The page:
One hundred eighteen 7-inch tapes of Anglo-American fiddle tunes and songs, and primarily Hispanic popular and traditional musical forms; also includes customs, interviews, proverbs, riddles, and stories. Recorded in the San Luis Valley of Southern Colorado and Northern New Mexico by Dana Everts, May September 1985, for the Rio Grande Arts Center. The collection includes two linear inches of notes. Includes penitente songs, alavados, comdos, canciones, versos, and dance band music; also interviews, storytelling, proverbs, riddles, oraciones, customs, and verbal remedies documented. Fieldwork intended for production of radio programs produced by KRZA public radio in Alamosa [see AFC 1986/043 for the radio programs]. Funded by Folk Arts Program of NEA and by the Colorado Council on the Arts and Humanities Folk Arts Program.

AFC 1988/009: 1988 Neptune Plaza Concert Series Collection
The collection consists of manuscript materials, sound recordings, and photographs documenting the performance of old-time music from the Cumberland Plateau, Irish folk music and dance, bluegrass music, Piedmont blues music, Vietnamese music, mariachi music, and gospel music recorded live outdoors on Neptune Plaza in front of the Thomas Jefferson Building, Library of Congress. Concerts were held from April through October 1988, sponsored by the American Folklife Center and the National Council for the Traditional Arts. Includes documentation ofthe September 15 performance by Mariachi San Cristobal, from Mexico. [catalog record] [finding aid]

AFC 1988/017: Raices Musicales
One audiocassette of Raices Musicales (Musical Roots) produced from a national tour, produced by the National Council for the Traditional Arts," of music from Mexico and the Hispanic Southwest, October-November, 1988.

AFC 1989/007: "'To Keep My Culture': New Immigrant Musicians in Los Angeles"
One-hour radio documentary on the music of recent immigrant groups in Los Angeles. Includes interviews with and performances of Cambodian, Mexican, Chinese, Iranian, Guatemalan, Armenian, Korean, and Belizian musicians at various private and public events. Prod: Helene Rosenbluth and Sara Jacobus; project coord: Susan Auerbach.

AFC 1990/007: "Conversations with Texans" Collection
Panel discussion of folk music and folklore in Texas with Alan Lomax, Bess Lomax Hawes, Shirley Lomax Dugan, and Patricia Jasper at the Smithsonian Discovery Theater, March 16, 1987, as part of a series on Texas. Topics covered include a history of the Lomax family's influence on collecting American folksong with emphasis on John Lomax, presentation of a video and slide show of Mexican-American folk art, and snatches of 9 songs and poems from the Lomax collection. This was part of a lecture series focusing on different states implemented by the Resident Associate Program of the Smithsonian and was the pilot program. Moderated by Raye Virginia Allen; also U.S. Rep. Steve Bartlett.

AFC 1991/032: New Mexico Folklife Project Collection, 1984-1985
Documentation from New Mexico fieldwork conducted by Carl Fleischhauer, consultant, of the American Folklife Center, in the summers of 1984 and 1985, with folklorist Laurie Beth Kalb, for the Museum of International Folk Art (Santa Fe). In 1984, Kalb documented the art of Hispanic carvers in northern New Mexico; in 1985 she contributed to a joint project of the Museum and the New Mexico Historic Preservation Office (HPO), who had contracted with Boyd Pratt to survey historic architecture in the northeastern quadrant of New Mexico. Fleischhauer, Kalb, and Pratt conducted a short folklife survey in Clayton, Mora, and Mosquero, and other locations. Topics documented in field notes and sound recordings include Hispanic art, folk art and culture; Pop Shaffer's folk art environments in Mountainair; and recordings of a livestock auction in Clayton. Collection includes an extended interview with Joe Cordova of Mosquero Canyon conducted by Laurie Kalb and Boyd Pratt; an interview with Enrique Sanchez, a Cuban American living in Mosquero, interviewed by Laurie Kalb in Spanish; and an extended interview with Trinidad and Marguerito Garcia of Mosquero by Laurie Kalb and Carl Fleischhauer. Photographs were taken in La Messilla, Truchas, Velarde, Dixon, and La Cueva, in Rio Arriba County; Las Vegas, San Miguel County; Mountainair, Torrance County; and Vallecitos, N.M. by Carl Fleischhauer. [catalog record]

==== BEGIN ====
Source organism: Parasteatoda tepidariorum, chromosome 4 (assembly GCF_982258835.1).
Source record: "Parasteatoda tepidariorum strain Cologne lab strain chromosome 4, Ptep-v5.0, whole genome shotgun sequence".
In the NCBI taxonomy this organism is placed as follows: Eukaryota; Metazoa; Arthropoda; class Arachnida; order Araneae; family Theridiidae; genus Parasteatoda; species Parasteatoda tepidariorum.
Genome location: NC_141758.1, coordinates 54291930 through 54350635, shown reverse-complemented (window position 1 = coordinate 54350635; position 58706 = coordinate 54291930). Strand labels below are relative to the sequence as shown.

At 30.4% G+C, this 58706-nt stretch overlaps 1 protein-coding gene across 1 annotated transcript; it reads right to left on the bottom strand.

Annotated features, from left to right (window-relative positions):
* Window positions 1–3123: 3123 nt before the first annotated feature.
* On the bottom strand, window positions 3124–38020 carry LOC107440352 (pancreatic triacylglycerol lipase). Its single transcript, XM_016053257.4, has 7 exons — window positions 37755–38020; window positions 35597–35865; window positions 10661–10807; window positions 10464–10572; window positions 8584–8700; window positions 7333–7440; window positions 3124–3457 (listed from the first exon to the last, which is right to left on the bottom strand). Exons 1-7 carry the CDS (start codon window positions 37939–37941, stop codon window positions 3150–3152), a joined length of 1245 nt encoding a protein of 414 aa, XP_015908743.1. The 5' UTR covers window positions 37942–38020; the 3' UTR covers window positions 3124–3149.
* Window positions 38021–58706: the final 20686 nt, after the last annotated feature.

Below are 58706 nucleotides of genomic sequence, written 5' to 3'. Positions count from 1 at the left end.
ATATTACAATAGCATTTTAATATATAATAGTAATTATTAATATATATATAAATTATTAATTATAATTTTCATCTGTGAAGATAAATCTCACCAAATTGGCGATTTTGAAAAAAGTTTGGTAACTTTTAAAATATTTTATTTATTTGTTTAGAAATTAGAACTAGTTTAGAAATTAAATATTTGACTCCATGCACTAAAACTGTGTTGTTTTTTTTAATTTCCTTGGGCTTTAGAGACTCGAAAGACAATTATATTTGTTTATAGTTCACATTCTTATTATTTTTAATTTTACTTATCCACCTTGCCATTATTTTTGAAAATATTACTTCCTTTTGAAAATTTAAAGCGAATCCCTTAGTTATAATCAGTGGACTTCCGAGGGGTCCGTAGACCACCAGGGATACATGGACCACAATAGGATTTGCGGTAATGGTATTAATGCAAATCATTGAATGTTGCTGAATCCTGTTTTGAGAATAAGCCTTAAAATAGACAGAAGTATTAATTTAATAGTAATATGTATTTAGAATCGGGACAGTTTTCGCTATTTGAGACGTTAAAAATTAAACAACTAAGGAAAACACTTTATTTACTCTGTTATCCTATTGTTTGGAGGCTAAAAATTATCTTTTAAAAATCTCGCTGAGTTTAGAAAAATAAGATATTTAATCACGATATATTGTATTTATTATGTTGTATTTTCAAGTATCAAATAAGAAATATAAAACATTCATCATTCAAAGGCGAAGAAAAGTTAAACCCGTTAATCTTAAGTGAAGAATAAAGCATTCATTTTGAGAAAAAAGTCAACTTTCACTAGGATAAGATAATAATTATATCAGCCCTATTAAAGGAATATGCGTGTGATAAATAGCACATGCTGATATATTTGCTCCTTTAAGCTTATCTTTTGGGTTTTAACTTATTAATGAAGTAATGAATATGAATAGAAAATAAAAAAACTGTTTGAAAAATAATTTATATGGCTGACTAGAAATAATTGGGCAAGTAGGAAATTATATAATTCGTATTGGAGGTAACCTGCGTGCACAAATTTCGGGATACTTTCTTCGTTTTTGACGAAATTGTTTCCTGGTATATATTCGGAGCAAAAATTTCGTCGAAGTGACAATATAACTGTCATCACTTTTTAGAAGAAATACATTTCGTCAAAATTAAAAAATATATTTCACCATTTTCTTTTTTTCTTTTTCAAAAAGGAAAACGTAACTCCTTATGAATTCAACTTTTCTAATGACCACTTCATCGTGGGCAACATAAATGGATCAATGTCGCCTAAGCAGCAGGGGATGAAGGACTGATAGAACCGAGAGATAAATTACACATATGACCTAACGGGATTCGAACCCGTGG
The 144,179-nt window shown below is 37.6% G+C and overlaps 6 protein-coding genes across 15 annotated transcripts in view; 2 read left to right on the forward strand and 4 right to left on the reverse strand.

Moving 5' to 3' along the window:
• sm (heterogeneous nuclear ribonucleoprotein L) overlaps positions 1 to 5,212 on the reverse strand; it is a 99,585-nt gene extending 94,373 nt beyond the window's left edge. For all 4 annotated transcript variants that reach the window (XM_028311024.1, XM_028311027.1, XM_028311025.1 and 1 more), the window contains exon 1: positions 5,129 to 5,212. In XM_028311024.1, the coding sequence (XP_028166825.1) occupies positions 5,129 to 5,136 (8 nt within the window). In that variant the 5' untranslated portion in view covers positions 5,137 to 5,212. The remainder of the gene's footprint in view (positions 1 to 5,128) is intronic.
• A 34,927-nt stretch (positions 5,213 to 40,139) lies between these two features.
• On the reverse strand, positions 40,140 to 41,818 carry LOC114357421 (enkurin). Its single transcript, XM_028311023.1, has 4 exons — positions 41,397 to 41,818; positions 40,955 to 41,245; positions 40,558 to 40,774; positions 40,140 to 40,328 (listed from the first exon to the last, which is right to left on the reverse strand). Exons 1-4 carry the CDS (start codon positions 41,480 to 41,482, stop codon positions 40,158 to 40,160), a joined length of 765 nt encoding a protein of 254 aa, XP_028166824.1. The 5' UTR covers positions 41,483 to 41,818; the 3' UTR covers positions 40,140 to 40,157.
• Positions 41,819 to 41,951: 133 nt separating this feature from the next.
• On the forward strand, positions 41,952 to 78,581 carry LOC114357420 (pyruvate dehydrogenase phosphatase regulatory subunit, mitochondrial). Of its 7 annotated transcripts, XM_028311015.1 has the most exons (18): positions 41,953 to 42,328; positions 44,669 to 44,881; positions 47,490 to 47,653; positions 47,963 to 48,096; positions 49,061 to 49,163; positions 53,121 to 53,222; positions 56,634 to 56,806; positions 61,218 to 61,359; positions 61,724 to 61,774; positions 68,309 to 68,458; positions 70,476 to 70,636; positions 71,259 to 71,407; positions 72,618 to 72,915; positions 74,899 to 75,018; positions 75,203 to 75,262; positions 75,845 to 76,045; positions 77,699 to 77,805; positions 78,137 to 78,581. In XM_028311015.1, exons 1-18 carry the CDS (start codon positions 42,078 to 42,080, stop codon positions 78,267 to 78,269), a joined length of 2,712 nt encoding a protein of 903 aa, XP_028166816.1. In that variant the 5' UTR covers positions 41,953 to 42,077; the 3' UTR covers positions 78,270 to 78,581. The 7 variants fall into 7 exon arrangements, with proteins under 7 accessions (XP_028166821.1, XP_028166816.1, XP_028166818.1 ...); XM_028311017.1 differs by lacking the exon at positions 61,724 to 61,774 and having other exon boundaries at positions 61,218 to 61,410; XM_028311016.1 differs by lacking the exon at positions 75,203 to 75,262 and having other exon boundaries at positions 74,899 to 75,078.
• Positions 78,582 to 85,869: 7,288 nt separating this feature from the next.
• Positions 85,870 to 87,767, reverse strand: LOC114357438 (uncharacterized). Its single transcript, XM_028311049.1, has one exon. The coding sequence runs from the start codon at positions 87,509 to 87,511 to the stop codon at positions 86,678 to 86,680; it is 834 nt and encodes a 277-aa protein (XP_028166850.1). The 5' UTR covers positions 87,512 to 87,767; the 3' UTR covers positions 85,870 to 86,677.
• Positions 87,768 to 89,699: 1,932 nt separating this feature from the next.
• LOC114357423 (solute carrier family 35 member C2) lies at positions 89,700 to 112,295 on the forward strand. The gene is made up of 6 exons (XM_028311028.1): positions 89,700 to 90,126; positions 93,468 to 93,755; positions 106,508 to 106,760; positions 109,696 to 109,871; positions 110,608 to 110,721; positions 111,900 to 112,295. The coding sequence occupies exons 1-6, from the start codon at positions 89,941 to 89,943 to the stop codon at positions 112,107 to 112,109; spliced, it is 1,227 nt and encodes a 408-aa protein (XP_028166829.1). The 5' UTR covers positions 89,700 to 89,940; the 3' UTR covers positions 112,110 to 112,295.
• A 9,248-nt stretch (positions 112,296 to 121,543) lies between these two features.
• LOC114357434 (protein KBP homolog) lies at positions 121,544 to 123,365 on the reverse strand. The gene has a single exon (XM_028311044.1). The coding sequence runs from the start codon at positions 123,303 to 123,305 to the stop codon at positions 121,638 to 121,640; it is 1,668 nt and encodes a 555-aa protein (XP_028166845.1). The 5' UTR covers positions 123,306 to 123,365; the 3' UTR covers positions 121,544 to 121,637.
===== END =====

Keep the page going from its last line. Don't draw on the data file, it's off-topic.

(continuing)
AFC 1992/001: 1992 Neptune Plaza Concert Series Collection
Manuscript materials, sound recordings, photographs, and moving images documenting the performance of Puerto Rican folk music; Tennesse old-time music; folk music from Veracruz, Mexico; dances of the Tewa Indians from the Santa Clara Pueblo; Irish folk dance and music; gospel music; and bluegrass music recorded live outdoors on Neptune Plaza in front of the Thomas Jefferson Building, Library of Congress, at concerts from April through September 1992, sponsored by the American Folklife Center. Some concerts were recorded for broadcast on WAMU-FM, hosted by Dick Spottswood. Manuscripts include some correspondence and program flyers autographed by the performers. Included is documentation from the June 5 performance by Los Pregoneros del Puerto, Veracruz harp music from California. [catalog record] [finding aid]